As described in prior Alerts, the Missouri specialized statute of frauds covering “credit agreements” has had uneven interpretations by the courts. It has been subject to one amendment and one proposed amendment intended to overrule appellate court decisions that have limited its obvious intent, which is to eliminate all claims by borrowers and guarantors, when pursued by lenders for payment, that oral promises had been made that excused performance or that were at variance with written loan agreements, promissory notes, guaranties or similar documents. It was originally adopted as § 432.045, R.S.Mo., in 1990.
In the first two reported appellate tests of the original statute, federal courts predicted that Missouri appellate courts would interpret the statute broadly to exclude all claims, including those claims or defenses based on fraud, such as the assertion that a borrower or guarantor was “fraudulently induced” by a lender’s oral statement to enter into a written credit agreement. Horseshoe Entertainment, L.P., v. General Electric Capital Corp., 990 F.Supp. 737 (E.D.Mo. 1997); Cavalier Homes of Alabama, Inc. v. Security Pacific Housing Services, 5 F.Supp. 2d 712 (E.D.Mo. 1997). In 2003, however, the Missouri Court of Appeals in Mika v. Central Bank of Kansas City, 112 S.W. 3d 82 (Mo. Ct. App. 2003), limited the scope of the statute to contract-law claims and excluded from its coverage claims or defenses based on allegations of fraud or other equitable claims or defenses. The result was that the statute as so interpreted would not protect a lender from an assertion that a borrower or guarantor was fraudulently induced by a lender’s oral statements to enter into a loan or sign a guarantee. After Mika, such claims and defenses could continue to be asserted, often for settlement leverage, and such claims often could not be dismissed without a finding of fact – a trial, which lenders generally want to avoid.
The court in Mika did give the Missouri General Assembly specific guidance about how to fix the statute to apply to fraud and other equitable claims and defenses by pointing to the statutory language adopted by the states of Illinois and Colorado. In 2004, taking a cue from the Mika opinion, the Missouri General Assembly adopted a revised statute, § 432.047, applicable only to commercial transactions, that precluded a “debtor” (borrower, guarantor, mortgagor) from maintaining “ an action upon or a defense, regardless of legal theory in which it is based, in any way related to a credit agreement unless the credit agreement is in writing.” [emphasis added to show new language].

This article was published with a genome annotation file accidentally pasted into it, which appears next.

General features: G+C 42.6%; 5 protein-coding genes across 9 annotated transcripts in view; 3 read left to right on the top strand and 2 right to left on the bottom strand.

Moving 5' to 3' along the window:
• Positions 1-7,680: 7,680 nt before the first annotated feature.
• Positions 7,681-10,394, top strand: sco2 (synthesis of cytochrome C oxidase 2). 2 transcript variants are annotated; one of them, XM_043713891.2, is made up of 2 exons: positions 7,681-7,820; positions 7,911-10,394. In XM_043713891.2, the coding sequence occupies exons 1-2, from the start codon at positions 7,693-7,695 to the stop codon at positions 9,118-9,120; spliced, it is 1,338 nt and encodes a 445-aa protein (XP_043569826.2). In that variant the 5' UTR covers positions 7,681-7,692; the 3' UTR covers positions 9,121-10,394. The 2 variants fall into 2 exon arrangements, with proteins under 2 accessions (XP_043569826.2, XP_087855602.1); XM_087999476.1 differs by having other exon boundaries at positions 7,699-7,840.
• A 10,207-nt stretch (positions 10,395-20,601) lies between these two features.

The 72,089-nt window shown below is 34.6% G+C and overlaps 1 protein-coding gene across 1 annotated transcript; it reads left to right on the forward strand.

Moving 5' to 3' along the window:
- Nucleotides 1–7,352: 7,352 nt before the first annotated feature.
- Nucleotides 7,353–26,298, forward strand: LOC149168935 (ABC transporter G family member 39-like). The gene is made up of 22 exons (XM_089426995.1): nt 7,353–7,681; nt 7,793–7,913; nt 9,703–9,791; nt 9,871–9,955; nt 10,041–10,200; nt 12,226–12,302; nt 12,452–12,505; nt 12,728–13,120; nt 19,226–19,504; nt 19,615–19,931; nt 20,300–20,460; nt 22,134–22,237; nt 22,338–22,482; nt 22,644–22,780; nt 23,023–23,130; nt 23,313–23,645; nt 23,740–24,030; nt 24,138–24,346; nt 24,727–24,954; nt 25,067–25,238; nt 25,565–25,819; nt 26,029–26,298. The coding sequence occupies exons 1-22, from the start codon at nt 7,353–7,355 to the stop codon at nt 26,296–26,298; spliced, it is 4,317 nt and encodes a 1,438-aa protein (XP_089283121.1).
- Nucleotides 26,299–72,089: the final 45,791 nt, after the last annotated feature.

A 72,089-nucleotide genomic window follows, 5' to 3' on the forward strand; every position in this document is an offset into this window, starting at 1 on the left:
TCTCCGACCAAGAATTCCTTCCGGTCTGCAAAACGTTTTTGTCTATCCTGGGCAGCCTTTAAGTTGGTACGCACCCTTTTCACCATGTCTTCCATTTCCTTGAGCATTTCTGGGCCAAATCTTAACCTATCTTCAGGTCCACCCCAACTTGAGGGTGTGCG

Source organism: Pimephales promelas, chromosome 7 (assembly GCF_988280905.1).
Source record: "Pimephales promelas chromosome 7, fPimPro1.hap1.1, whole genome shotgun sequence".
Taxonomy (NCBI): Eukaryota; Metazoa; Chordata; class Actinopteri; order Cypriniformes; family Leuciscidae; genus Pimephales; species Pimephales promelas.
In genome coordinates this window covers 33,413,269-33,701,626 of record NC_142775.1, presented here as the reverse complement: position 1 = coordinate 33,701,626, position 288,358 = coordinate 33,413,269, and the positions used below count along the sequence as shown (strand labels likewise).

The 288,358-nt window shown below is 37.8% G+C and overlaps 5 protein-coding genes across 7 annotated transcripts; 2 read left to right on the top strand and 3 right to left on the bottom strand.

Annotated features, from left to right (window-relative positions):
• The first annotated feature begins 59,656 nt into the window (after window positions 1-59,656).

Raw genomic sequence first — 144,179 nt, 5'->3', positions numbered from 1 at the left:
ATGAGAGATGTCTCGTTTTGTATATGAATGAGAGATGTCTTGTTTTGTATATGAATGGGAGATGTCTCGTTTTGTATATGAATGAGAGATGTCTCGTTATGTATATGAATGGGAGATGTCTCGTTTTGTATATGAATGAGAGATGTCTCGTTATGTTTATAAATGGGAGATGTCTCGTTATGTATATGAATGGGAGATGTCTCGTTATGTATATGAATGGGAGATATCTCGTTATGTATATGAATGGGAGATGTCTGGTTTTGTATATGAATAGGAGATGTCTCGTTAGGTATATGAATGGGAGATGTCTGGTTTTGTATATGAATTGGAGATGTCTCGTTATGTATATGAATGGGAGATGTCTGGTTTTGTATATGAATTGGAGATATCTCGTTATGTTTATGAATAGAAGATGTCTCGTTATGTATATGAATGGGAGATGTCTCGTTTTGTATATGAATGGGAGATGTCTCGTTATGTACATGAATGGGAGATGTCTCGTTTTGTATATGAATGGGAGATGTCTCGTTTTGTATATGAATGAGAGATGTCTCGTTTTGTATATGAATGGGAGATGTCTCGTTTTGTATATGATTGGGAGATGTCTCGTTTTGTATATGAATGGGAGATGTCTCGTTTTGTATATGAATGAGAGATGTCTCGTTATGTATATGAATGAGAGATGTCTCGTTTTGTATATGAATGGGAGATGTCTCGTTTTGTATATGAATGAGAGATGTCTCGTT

After its adoption, § 432.047 was attacked in at least one trial court (by a potential borrower to whom the lender refused to make a loan) under the claim that the language of § 432.047 grammatically did not negate affirmative actions based on alleged fraud or tort but only fraud or tort defenses. Crede v. First Community Bank, Case No. 0916-CB 29993-01 (Cir. Ct., Jackson County, Mo.). That case apparently was settled and did not result in an appellate opinion.
In early 2011, the U.S. District Court once again predicted that a Missouri court would hold that the revised statute would bar all tort as well as contract claims and defenses asserted by guarantors, who in that case had claimed that a lender had made oral promises to overlook the guaranteed borrower’s default, to negotiate existing loans and to extend loan maturity dates. U.S. Bank National Association v. Canny (Case No. 4:10CV421, E.D.Mo. January 24, 2011). That case was decided by the court at an early stage by granting lender’s motion to dismiss on the basis that the revised statute precluded guarantor’s claims.
Eventually, a Missouri appellate court directly addressed the revised statute and held that it was effective to negate all claims and defenses based upon allegations or oral promises, including those based on fraud or any other equitable doctrine. BancorpSouth Bank v. Paramont Properties, L.L.C., 349 S.W. 3d 363 (Mo. Ct. App., E.D. 2011).